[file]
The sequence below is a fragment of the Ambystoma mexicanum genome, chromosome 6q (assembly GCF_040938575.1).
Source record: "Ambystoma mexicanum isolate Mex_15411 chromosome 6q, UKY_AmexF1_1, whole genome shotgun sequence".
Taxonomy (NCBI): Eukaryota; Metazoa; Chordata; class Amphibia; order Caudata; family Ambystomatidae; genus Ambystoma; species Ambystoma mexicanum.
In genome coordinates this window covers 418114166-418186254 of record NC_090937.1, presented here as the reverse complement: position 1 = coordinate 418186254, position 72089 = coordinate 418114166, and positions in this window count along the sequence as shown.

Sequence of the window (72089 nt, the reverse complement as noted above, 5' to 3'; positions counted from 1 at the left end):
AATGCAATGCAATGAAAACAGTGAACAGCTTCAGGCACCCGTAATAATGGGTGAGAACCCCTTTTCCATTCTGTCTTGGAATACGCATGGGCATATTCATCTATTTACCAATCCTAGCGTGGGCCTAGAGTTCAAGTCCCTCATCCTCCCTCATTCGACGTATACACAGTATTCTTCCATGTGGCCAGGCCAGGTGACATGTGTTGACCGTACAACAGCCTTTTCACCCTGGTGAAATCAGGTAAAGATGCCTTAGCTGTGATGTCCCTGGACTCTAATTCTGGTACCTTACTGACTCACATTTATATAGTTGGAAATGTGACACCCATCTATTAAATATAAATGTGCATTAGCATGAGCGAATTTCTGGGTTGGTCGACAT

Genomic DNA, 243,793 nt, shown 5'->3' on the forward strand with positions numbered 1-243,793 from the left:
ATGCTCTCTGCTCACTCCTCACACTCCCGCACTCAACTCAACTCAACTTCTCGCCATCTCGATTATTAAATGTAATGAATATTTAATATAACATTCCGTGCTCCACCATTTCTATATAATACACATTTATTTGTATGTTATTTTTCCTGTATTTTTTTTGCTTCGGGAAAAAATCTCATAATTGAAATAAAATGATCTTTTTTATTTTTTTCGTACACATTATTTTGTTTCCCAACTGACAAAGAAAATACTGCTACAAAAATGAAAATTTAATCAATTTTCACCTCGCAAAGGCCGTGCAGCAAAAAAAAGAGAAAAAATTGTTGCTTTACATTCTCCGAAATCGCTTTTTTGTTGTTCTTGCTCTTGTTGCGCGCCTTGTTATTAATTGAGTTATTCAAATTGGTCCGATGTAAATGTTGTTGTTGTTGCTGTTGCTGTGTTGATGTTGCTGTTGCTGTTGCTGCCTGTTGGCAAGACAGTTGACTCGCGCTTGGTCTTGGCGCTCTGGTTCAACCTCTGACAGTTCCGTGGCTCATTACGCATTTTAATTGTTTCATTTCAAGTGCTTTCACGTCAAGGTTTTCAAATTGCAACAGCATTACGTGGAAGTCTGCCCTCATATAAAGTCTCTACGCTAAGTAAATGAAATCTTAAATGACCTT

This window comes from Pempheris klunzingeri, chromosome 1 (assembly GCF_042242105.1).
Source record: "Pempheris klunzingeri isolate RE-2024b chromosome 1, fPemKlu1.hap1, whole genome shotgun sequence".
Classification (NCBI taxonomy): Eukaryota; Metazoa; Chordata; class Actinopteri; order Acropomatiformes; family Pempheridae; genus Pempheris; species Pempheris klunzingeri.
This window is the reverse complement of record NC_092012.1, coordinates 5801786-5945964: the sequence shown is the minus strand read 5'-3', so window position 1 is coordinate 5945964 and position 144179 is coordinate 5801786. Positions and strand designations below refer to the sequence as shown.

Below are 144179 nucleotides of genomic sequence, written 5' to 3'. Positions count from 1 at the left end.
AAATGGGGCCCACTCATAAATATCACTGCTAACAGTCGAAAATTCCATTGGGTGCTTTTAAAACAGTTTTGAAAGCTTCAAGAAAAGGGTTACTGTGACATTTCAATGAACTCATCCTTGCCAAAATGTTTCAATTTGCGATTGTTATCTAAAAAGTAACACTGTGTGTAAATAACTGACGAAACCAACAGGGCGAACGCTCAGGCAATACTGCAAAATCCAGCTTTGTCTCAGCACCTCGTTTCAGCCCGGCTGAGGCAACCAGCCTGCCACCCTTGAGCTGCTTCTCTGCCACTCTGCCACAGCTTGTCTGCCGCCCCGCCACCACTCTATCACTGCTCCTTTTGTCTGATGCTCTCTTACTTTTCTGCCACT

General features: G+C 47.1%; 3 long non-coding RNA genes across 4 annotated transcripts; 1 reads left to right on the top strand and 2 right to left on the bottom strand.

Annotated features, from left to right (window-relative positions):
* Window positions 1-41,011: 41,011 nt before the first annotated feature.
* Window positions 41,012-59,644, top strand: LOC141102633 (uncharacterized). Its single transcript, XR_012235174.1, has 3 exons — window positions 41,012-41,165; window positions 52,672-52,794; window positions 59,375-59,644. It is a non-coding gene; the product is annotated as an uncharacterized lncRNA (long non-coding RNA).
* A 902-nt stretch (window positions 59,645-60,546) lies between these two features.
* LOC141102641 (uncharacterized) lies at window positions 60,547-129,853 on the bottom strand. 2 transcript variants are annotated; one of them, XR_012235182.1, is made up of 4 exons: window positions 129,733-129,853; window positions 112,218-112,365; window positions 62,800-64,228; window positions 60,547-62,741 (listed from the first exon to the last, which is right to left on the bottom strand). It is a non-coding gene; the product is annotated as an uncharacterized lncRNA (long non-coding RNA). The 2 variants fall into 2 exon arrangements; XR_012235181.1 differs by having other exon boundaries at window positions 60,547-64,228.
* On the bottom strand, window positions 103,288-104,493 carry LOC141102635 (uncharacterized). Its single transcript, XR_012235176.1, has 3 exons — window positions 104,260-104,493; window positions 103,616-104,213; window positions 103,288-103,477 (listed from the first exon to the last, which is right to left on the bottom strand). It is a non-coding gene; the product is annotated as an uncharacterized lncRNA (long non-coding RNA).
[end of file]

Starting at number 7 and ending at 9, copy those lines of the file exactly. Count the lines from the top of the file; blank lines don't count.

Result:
Genomic DNA, 243,793 nt, shown 5'->3' on the forward strand with positions numbered 1-243,793 from the left:
ATGCTCTCTGCTCACTCCTCACACTCCCGCACTCAACTCAACTCAACTTCTCGCCATCTCGATTATTAAATGTAATGAATATTTAATATAACATTCCGTGCTCCACCATTTCTATATAATACACATTTATTTGTATGTTATTTTTCCTGTATTTTTTTTGCTTCGGGAAAAAATCTCATAATTGAAATAAAATGATCTTTTTTATTTTTTTCGTACACATTATTTTGTTTCCCAACTGACAAAGAAAATACTGCTACAAAAATGAAAATTTAATCAATTTTCACCTCGCAAAGGCCGTGCAGCAAAAAAAAGAGAAAAAATTGTTGCTTTACATTCTCCGAAATCGCTTTTTTGTTGTTCTTGCTCTTGTTGCGCGCCTTGTTATTAATTGAGTTATTCAAATTGGTCCGATGTAAATGTTGTTGTTGTTGCTGTTGCTGTGTTGATGTTGCTGTTGCTGTTGCTGCCTGTTGGCAAGACAGTTGACTCGCGCTTGGTCTTGGCGCTCTGGTTCAACCTCTGACAGTTCCGTGGCTCATTACGCATTTTAATTGTTTCATTTCAAGTGCTTTCACGTCAAGGTTTTCAAATTGCAACAGCATTACGTGGAAGTCTGCCCTCATATAAAGTCTCTACGCTAAGTAAATGAAATCTTAAATGACCTT

This window comes from Pempheris klunzingeri, chromosome 1 (assembly GCF_042242105.1).